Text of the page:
This week’s backyard profile goes out to Adam in the great state of Washington.  What a great job Adam did, building his stunning outdoor living area, with the help of Backyard Flare and their design team.  But… Adam went the extra mile and he constructed an outdoor destination complete with a fireplace, outdoor kitchen, and patio cover on steroids.

Wood framing of patio cover
Patio cover is framed

The blank slate started with the building of the wood framed pergola.  A pitched roof with a decorative underbelly and drop lights covered a large footprint.  This cover offered the living area with a respite from the sun or the probable Washington State rainfall.  The support beams of the patio cover were stained darker than the wood slats.  What a great look.

Pitched roof patio cover
Patio cover with pitched roof

Finishing the Patio Cover

Brilliant white trim accented the beautiful gray tone siding and then fantastic light sconces were set on the vertical corner sections.  These lights provided ample light and amazing ambiance for the outside of the patio cover.  A rugged transition to the ground was accomplished by covering the bottoms of the corner pillars a great faux stone veneer.

Outdoor Living Area
Great looking flagstone walkway
Outdoor Living Area
Lighting always makes the structure look elegant

Flagstone was laid in an erratic pattern to form the approach to the covered patio.  The earth tone colored stone was broken into large sections and then placed into the soil.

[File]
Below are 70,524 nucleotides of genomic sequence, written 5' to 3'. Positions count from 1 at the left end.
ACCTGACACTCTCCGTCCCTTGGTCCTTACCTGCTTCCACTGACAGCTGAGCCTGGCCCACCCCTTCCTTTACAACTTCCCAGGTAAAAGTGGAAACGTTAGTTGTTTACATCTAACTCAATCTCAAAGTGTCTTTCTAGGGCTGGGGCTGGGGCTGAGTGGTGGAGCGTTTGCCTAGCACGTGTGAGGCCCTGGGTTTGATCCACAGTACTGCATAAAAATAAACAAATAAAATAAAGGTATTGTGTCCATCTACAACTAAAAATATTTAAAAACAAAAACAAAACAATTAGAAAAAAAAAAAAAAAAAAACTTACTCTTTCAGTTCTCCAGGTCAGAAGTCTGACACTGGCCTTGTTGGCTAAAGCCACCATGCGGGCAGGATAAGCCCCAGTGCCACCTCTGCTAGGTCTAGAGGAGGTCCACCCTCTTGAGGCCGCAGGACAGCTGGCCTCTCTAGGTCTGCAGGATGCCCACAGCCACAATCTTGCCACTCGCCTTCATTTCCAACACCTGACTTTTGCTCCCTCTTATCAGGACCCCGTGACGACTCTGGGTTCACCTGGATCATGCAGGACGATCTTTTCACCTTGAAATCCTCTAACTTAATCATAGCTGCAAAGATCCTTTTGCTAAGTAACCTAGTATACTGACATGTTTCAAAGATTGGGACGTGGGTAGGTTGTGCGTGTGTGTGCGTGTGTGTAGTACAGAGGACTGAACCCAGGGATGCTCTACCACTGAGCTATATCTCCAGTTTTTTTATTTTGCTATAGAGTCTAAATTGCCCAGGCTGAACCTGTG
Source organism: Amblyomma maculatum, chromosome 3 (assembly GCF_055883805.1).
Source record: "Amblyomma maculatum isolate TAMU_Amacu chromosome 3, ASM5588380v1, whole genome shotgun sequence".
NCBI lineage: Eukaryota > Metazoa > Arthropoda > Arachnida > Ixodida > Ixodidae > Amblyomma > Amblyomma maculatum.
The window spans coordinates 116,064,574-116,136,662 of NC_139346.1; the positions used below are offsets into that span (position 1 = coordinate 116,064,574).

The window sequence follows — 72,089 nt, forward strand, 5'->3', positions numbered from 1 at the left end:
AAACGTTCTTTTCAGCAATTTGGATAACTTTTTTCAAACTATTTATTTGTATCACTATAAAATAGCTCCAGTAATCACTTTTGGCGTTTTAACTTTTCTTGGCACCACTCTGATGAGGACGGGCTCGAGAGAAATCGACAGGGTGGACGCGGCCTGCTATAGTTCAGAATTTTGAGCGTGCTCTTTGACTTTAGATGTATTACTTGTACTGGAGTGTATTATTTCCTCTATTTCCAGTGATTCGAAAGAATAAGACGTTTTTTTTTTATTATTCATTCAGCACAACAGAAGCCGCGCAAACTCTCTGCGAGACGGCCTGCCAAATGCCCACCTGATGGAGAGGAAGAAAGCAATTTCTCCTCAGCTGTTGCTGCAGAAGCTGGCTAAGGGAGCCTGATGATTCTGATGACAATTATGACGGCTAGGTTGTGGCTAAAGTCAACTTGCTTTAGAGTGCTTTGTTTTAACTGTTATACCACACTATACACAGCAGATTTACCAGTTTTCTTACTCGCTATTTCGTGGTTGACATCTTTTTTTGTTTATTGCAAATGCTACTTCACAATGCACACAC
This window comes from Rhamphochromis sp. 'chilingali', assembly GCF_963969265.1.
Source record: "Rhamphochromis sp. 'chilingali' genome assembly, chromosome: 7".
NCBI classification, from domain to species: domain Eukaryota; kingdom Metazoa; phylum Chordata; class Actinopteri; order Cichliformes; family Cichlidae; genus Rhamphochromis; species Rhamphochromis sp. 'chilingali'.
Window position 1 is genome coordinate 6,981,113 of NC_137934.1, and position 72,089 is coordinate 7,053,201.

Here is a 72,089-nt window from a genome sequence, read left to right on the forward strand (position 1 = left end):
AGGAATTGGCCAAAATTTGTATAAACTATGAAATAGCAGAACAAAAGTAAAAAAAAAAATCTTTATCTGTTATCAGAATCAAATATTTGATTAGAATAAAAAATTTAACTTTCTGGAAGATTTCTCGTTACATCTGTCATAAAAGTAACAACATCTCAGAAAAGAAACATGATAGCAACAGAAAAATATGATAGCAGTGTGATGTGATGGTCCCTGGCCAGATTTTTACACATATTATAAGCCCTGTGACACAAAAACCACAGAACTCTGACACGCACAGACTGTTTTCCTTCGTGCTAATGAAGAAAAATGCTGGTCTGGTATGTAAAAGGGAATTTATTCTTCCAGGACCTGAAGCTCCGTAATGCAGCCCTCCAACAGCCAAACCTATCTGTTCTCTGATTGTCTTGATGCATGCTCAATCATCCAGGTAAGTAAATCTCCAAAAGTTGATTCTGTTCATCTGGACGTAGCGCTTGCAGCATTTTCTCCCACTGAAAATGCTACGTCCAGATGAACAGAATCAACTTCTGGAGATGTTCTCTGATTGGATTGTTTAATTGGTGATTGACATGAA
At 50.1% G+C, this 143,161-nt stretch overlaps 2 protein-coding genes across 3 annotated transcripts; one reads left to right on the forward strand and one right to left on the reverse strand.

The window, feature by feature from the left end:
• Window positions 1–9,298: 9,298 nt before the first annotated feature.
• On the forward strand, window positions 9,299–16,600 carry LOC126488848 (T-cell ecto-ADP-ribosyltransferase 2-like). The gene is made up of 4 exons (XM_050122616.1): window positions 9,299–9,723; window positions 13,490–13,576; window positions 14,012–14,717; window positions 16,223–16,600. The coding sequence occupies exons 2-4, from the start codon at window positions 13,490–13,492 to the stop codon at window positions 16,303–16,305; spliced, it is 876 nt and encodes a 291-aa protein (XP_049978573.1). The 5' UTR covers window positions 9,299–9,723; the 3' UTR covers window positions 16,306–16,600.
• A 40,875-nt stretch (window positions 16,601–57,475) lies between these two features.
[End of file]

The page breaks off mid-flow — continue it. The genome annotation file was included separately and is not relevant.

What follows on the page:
Outdoor Kitchen Construction

One corner of the structure was used as a partial wall for a very large outdoor kitchen.  The structure was then equipped with a stainless-steel drop in barbecue grill, stainless access door, and several linear feet of counter top for cooking preparation.

Outdoor kitchen
Outdoor kitchen with barbecue, stainless doors

Outdoor Fireplace Construction

Afterward, lots of cinder block was delivered for the Backyard Flare designed fireplace.  Adam used the construction plan from Backyard Flare to build his fireplace structure with ground level storage voids.  Subsequently, these storage voids worked well aesthetically on each side.

 

 

After the cinder block rough build was completed to the top of the two-tiered chimney stack, the veneer was then applied. This veneer matched the veneer used on the outdoor kitchen and the bottoms of the patio pillars which added a great overall look.  The horizontal surfaces of the fireplace were covered with a dark stone, complimenting the veneer perfectly.

Outdoor fireplace design
Backyard Flare designed fireplace

Outdoor fireplace plan

A mantel was added to the front width of the fireplace and then veneer was added to the structure.  Adam took a blank section of his yard and then transformed it into a very welcoming outdoor living area.  I’m sure he and his family and friends have spent many days and nights making great memories.

If you would like to build an outdoor structure such as a fireplace or outdoor kitchen visit us at www.backyardflare.com.  We will help you with all your design needs and can take most of the guess work out of it.  Thanks for reading and we hope to hear from you.  Happy building!

DIY Outdoor Fireplace – Build Review

DIY Outdoor Fireplace Inspiration